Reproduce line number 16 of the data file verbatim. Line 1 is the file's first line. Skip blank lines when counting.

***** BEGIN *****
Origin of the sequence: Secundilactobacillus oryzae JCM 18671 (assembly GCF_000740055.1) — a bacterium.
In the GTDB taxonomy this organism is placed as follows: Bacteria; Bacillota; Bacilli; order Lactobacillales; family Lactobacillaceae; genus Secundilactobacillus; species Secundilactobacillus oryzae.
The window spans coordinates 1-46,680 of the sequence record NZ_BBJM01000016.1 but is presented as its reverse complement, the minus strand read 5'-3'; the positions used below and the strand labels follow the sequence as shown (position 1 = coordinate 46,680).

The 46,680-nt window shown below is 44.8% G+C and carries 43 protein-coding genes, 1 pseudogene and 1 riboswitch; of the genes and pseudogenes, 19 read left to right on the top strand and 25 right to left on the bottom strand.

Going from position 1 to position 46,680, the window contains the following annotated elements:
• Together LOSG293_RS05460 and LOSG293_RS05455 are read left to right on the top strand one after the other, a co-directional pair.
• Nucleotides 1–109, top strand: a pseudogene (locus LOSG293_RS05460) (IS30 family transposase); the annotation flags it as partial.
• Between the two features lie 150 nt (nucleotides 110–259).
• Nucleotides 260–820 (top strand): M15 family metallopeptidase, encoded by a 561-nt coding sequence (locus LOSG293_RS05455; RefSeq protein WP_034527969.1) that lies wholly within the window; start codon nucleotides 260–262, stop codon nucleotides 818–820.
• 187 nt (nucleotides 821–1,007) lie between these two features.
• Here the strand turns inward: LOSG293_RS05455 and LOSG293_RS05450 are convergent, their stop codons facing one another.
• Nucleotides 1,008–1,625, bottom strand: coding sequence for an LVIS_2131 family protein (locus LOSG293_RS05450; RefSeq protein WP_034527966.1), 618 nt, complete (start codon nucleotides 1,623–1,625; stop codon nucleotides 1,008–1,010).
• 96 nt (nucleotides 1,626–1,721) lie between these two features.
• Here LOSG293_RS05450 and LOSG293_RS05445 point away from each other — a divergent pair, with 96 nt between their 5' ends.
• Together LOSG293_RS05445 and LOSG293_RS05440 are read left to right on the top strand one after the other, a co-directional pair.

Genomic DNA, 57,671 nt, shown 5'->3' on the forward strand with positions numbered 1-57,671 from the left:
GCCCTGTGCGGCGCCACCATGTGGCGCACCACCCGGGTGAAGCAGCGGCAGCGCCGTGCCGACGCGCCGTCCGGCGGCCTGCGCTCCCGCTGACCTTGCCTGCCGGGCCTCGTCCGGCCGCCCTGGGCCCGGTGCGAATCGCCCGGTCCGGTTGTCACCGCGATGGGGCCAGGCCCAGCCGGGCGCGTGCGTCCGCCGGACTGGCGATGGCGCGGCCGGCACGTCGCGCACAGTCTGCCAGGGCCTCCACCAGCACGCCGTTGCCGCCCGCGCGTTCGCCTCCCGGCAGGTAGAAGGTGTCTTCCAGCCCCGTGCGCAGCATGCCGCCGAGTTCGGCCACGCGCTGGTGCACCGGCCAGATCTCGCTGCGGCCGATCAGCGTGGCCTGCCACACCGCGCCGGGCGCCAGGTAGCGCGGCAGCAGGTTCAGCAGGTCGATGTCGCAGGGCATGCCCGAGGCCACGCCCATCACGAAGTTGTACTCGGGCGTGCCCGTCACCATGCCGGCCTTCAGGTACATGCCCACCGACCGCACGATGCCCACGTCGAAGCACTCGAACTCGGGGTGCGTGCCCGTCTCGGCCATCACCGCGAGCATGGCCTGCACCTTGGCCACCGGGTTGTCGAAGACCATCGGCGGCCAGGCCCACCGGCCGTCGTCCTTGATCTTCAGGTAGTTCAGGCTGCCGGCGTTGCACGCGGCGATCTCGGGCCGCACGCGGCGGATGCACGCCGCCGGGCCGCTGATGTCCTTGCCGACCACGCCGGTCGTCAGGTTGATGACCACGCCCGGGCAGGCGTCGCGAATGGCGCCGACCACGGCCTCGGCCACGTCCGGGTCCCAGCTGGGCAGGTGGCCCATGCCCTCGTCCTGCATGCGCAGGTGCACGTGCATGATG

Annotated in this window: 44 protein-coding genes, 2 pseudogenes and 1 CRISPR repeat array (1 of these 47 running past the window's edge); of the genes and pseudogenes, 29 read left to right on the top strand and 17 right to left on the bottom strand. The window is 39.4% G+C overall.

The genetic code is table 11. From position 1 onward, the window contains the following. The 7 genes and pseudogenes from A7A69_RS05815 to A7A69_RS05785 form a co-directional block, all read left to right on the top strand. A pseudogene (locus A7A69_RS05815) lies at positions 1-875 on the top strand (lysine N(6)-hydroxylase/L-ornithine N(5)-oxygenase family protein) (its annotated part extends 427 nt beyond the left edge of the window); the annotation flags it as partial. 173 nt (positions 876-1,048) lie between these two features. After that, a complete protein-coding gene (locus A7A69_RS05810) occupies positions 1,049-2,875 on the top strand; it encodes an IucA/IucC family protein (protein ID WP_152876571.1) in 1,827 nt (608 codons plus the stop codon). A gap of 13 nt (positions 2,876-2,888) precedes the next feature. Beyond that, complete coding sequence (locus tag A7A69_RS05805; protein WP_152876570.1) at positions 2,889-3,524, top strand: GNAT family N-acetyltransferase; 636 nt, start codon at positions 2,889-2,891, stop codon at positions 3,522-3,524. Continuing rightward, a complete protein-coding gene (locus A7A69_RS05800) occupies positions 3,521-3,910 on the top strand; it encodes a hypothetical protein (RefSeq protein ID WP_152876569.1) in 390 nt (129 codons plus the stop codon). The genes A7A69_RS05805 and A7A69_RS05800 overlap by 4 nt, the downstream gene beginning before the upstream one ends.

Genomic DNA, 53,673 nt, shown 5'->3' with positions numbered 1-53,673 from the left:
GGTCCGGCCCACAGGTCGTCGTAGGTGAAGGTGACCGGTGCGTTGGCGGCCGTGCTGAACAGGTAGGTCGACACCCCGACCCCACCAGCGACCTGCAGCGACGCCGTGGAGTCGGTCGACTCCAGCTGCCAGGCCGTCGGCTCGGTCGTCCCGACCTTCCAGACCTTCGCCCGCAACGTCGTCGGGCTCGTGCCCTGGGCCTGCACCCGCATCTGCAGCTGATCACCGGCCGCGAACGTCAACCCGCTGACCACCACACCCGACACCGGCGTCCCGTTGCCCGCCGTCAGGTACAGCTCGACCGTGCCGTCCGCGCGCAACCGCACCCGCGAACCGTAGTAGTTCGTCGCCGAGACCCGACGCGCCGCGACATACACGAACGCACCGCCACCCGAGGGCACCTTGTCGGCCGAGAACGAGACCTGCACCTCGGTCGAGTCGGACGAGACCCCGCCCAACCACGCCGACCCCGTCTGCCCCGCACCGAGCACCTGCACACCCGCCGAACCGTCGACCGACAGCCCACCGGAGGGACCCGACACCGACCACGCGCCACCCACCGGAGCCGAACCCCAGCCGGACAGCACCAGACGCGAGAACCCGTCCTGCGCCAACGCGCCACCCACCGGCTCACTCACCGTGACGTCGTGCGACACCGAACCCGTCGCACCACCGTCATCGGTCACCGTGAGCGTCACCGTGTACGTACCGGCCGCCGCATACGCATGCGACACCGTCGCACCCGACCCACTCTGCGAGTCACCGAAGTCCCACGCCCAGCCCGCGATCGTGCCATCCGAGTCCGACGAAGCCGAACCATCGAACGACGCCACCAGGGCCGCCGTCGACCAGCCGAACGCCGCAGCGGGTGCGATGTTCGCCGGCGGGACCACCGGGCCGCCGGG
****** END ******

Genomic DNA, 57,671 nt, shown 5'->3' on the forward strand with positions numbered 1-57,671 from the left: